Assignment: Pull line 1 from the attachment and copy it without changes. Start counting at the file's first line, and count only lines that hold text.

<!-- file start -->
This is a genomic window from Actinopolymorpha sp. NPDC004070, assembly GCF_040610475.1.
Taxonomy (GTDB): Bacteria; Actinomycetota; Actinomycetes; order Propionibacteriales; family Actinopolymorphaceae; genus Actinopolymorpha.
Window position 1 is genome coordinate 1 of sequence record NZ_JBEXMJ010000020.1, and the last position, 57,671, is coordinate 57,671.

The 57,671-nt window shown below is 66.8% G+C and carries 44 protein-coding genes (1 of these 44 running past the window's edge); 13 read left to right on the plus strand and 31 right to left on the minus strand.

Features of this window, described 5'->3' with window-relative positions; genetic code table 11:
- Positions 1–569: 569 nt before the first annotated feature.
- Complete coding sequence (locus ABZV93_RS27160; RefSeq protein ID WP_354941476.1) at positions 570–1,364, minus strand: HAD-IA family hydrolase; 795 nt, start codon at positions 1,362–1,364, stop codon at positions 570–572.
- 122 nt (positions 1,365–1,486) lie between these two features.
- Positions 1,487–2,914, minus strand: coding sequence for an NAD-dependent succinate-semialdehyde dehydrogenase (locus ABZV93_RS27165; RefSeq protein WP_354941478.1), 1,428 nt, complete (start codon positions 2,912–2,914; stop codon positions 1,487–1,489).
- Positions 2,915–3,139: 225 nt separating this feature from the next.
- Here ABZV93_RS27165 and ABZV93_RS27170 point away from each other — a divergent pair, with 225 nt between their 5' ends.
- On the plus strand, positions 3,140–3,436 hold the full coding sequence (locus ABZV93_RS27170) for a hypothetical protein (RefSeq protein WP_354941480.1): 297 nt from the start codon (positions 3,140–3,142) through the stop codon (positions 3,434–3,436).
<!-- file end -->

This is a genomic window from Actinopolymorpha sp. NPDC004070, assembly GCF_040610475.1.